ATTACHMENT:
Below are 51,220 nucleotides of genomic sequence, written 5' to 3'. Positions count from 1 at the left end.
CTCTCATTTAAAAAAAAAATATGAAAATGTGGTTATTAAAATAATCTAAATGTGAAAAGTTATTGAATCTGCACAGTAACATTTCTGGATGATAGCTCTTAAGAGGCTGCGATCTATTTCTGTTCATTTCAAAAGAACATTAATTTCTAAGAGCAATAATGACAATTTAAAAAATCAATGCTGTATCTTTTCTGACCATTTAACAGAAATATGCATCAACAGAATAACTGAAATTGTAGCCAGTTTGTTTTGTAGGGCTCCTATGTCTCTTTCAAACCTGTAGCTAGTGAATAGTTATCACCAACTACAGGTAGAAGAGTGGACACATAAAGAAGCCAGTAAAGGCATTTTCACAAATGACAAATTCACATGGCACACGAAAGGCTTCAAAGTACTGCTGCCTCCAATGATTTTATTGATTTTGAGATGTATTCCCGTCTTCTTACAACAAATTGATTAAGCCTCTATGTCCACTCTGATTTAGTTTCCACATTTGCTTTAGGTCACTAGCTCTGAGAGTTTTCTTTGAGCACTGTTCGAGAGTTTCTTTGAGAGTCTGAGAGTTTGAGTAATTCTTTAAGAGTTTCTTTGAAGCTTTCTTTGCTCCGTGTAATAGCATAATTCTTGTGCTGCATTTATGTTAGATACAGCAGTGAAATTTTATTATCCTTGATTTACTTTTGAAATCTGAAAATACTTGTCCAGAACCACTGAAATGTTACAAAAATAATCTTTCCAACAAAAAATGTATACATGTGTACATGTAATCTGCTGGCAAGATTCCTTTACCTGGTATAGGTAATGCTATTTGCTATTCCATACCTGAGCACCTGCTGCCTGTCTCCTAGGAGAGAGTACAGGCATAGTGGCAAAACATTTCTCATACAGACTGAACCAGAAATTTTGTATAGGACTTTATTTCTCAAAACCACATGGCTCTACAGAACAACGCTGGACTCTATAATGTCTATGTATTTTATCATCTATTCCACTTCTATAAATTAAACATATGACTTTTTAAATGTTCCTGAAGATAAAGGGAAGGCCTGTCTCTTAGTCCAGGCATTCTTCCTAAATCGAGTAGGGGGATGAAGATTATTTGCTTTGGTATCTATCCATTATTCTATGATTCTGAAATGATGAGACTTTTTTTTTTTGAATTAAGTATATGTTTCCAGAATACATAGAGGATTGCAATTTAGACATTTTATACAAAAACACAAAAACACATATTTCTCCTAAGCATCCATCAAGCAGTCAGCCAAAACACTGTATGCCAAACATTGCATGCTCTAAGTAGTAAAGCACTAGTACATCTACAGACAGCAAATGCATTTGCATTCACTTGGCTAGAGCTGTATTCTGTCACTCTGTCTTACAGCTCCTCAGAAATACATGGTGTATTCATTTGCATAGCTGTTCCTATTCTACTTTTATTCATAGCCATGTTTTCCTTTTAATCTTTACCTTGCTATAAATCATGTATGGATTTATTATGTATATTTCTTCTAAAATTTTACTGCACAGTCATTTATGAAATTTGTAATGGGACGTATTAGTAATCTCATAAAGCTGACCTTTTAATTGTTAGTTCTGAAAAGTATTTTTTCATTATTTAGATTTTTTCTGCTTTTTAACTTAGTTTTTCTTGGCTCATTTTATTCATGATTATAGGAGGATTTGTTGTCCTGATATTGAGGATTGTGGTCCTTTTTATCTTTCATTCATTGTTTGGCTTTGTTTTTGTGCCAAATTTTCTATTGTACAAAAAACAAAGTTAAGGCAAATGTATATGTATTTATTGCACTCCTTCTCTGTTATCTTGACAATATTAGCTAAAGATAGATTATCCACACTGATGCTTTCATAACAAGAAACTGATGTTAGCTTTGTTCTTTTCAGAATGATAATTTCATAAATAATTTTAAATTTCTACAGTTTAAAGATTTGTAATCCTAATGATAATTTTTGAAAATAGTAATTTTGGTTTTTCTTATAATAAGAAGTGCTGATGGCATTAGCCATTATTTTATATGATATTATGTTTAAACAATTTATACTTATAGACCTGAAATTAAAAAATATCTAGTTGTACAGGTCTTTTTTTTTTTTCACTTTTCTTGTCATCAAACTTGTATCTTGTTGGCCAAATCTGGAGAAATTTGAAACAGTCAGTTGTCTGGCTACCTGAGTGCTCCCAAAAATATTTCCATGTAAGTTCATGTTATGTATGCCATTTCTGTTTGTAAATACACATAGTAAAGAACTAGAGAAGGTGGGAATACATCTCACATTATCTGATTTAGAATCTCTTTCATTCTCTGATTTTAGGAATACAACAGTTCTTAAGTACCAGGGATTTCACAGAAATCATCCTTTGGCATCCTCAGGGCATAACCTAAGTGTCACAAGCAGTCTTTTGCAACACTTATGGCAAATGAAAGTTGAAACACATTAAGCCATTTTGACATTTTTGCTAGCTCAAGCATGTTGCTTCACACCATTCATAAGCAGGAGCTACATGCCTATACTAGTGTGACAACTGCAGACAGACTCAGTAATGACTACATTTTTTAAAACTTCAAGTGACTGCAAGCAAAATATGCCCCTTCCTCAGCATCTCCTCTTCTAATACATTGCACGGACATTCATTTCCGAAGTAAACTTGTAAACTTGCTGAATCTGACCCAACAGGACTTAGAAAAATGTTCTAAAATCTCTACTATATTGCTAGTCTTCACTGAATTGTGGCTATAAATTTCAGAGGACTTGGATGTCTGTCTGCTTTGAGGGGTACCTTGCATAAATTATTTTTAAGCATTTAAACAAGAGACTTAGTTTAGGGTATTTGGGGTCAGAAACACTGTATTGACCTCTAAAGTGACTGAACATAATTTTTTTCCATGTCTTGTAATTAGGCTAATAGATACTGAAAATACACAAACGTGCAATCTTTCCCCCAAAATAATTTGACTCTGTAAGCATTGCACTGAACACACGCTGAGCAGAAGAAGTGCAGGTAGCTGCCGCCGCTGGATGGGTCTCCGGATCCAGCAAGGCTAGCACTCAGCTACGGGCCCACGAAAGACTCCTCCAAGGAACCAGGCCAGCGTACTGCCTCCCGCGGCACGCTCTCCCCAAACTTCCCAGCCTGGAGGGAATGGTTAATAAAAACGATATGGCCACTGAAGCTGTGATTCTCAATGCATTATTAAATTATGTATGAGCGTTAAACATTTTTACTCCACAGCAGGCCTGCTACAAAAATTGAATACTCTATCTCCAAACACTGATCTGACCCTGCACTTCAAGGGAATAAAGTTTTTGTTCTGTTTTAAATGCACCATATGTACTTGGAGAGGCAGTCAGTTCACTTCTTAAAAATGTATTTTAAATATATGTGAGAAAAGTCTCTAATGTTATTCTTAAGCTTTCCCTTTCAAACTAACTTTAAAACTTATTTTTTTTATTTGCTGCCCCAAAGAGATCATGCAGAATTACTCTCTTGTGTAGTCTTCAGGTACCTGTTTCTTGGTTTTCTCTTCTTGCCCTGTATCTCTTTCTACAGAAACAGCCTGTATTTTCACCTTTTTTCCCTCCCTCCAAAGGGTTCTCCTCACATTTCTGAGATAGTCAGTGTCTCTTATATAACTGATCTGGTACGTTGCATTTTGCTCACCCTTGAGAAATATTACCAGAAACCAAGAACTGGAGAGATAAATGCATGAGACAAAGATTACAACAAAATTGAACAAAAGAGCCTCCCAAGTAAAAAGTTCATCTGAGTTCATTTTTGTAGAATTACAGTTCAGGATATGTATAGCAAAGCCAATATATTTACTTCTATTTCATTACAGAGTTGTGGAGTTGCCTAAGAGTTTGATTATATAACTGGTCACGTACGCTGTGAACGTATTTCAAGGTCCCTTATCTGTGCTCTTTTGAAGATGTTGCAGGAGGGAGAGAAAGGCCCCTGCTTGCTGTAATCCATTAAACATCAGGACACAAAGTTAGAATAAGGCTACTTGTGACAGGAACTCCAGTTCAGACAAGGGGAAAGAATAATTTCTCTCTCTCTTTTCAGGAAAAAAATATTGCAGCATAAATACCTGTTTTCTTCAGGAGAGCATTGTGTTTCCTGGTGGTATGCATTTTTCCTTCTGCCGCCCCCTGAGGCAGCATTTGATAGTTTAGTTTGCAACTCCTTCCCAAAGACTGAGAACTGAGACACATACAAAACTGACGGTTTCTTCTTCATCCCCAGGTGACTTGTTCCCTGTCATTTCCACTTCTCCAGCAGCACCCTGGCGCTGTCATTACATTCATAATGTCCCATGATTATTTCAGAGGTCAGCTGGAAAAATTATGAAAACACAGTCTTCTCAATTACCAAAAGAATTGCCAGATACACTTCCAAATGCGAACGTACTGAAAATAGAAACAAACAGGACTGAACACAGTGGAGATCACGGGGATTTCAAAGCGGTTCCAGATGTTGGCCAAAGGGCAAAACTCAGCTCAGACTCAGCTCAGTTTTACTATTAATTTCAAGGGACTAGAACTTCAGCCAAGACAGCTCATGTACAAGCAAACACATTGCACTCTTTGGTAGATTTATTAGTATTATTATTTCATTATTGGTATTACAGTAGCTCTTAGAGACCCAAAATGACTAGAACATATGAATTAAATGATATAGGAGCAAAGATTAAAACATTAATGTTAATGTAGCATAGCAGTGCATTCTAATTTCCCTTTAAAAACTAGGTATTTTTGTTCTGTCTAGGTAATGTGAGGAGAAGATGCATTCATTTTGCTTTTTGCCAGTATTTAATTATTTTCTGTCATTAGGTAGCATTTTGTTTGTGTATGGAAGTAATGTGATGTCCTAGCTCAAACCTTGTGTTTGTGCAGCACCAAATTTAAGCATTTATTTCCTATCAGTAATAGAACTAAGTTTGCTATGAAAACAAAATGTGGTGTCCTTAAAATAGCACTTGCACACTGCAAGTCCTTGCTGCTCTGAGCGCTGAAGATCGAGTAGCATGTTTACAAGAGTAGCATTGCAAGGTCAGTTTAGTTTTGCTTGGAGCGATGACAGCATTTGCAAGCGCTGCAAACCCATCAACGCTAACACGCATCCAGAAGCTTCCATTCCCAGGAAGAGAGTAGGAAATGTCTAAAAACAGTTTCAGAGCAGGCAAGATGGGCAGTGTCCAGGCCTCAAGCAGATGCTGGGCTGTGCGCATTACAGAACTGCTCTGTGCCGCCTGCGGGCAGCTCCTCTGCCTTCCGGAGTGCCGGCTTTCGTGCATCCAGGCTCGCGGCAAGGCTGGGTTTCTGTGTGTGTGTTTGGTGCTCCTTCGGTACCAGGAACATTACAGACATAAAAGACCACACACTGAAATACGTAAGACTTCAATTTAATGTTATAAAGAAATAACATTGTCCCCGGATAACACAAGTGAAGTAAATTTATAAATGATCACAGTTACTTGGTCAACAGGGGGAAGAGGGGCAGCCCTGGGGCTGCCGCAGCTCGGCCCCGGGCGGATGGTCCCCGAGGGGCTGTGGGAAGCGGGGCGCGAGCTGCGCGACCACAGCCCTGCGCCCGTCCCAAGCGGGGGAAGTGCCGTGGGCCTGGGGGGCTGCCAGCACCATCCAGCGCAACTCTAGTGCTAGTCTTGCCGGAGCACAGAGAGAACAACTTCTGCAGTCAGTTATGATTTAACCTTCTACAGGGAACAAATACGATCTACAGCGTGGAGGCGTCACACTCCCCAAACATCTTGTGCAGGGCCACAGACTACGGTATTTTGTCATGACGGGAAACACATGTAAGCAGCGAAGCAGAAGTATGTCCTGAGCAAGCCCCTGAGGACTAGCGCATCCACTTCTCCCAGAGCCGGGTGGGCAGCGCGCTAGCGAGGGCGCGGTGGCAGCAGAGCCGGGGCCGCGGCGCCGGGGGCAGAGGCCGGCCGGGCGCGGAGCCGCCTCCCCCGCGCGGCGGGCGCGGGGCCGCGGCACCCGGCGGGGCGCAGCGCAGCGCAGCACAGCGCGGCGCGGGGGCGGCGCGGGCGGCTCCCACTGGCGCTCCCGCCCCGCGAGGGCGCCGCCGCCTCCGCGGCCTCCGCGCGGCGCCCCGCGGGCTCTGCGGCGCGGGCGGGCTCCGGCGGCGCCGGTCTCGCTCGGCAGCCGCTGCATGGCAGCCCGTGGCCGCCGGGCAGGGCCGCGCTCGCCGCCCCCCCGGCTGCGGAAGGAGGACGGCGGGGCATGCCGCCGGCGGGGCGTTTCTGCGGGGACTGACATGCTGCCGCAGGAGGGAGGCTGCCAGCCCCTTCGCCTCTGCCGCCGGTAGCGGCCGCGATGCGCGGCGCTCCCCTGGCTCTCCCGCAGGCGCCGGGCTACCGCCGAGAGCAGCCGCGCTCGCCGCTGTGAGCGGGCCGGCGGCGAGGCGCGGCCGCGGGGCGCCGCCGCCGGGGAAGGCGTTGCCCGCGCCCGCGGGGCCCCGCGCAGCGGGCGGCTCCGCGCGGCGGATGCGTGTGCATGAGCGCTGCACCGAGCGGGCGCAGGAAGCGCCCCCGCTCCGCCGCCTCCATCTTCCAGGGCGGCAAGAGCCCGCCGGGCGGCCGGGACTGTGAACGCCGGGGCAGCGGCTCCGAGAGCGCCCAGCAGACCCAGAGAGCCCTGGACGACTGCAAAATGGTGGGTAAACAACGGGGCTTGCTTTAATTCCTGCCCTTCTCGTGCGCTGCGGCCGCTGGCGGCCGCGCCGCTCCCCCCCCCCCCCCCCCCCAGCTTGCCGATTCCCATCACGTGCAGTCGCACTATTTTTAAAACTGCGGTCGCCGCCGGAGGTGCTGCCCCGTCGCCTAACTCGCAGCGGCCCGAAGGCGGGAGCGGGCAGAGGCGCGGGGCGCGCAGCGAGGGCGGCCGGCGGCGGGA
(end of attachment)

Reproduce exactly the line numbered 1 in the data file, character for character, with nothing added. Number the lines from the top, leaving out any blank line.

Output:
Below are 51,220 nucleotides of genomic sequence, written 5' to 3'. Positions count from 1 at the left end.